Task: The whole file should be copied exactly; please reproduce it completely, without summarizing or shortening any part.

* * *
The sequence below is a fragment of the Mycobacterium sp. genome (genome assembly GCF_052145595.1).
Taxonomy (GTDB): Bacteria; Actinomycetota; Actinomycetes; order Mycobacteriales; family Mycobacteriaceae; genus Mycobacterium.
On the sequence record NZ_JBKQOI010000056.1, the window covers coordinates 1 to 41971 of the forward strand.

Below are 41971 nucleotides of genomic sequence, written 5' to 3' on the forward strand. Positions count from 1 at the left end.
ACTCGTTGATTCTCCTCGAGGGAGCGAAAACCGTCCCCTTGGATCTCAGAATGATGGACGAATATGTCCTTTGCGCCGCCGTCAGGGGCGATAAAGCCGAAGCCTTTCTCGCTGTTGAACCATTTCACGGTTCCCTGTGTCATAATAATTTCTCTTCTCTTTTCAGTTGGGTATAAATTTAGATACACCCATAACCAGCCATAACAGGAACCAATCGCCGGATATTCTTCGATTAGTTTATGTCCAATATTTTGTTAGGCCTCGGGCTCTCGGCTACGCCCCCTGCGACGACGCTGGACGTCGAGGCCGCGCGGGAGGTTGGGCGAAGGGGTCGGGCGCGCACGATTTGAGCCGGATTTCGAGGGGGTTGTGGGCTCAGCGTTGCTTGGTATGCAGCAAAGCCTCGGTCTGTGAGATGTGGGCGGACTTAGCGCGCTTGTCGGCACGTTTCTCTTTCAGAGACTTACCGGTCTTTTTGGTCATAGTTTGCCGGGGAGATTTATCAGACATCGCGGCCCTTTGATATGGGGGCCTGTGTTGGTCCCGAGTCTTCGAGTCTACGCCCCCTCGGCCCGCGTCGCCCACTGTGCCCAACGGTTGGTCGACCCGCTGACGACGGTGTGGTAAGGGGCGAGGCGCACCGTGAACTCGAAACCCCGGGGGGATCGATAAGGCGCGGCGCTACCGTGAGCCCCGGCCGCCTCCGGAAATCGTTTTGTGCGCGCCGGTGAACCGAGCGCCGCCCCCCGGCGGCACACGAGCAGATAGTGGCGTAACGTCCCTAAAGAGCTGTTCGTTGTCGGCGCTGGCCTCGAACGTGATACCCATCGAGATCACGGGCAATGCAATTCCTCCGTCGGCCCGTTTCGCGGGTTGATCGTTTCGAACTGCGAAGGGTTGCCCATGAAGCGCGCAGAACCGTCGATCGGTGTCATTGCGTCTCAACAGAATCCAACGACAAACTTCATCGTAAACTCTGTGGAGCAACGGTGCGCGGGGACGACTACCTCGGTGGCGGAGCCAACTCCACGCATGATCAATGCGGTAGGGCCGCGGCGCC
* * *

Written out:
The sequence below is a fragment of the Mycobacterium sp. genome (genome assembly GCF_052145595.1).
Taxonomy (GTDB): Bacteria; Actinomycetota; Actinomycetes; order Mycobacteriales; family Mycobacteriaceae; genus Mycobacterium.
On the sequence record NZ_JBKQOI010000056.1, the window covers coordinates 1 to 41971 of the forward strand.

Below are 41971 nucleotides of genomic sequence, written 5' to 3' on the forward strand. Positions count from 1 at the left end.
ACTCGTTGATTCTCCTCGAGGGAGCGAAAACCGTCCCCTTGGATCTCAGAATGATGGACGAATATGTCCTTTGCGCCGCCGTCAGGGGCGATAAAGCCGAAGCCTTTCTCGCTGTTGAACCATTTCACGGTTCCCTGTGTCATAATAATTTCTCTTCTCTTTTCAGTTGGGTATAAATTTAGATACACCCATAACCAGCCATAACAGGAACCAATCGCCGGATATTCTTCGATTAGTTTATGTCCAATATTTTGTTAGGCCTCGGGCTCTCGGCTACGCCCCCTGCGACGACGCTGGACGTCGAGGCCGCGCGGGAGGTTGGGCGAAGGGGTCGGGCGCGCACGATTTGAGCCGGATTTCGAGGGGGTTGTGGGCTCAGCGTTGCTTGGTATGCAGCAAAGCCTCGGTCTGTGAGATGTGGGCGGACTTAGCGCGCTTGTCGGCACGTTTCTCTTTCAGAGACTTACCGGTCTTTTTGGTCATAGTTTGCCGGGGAGATTTATCAGACATCGCGGCCCTTTGATATGGGGGCCTGTGTTGGTCCCGAGTCTTCGAGTCTACGCCCCCTCGGCCCGCGTCGCCCACTGTGCCCAACGGTTGGTCGACCCGCTGACGACGGTGTGGTAAGGGGCGAGGCGCACCGTGAACTCGAAACCCCGGGGGGATCGATAAGGCGCGGCGCTACCGTGAGCCCCGGCCGCCTCCGGAAATCGTTTTGTGCGCGCCGGTGAACCGAGCGCCGCCCCCCGGCGGCACACGAGCAGATAGTGGCGTAACGTCCCTAAAGAGCTGTTCGTTGTCGGCGCTGGCCTCGAACGTGATACCCATCGAGATCACGGGCAATGCAATTCCTCCGTCGGCCCGTTTCGCGGGTTGATCGTTTCGAACTGCGAAGGGTTGCCCATGAAGCGCGCAGAACCGTCGATCGGTGTCATTGCGTCTCAACAGAATCCAACGACAAACTTCATCGTAAACTCTGTGGAGCAACGGTGCGCGGGGACGACTACCTCGGTGGCGGAGCCAACTCCACGCATGATCAATGCGGTAGGGCCGCGGCGCC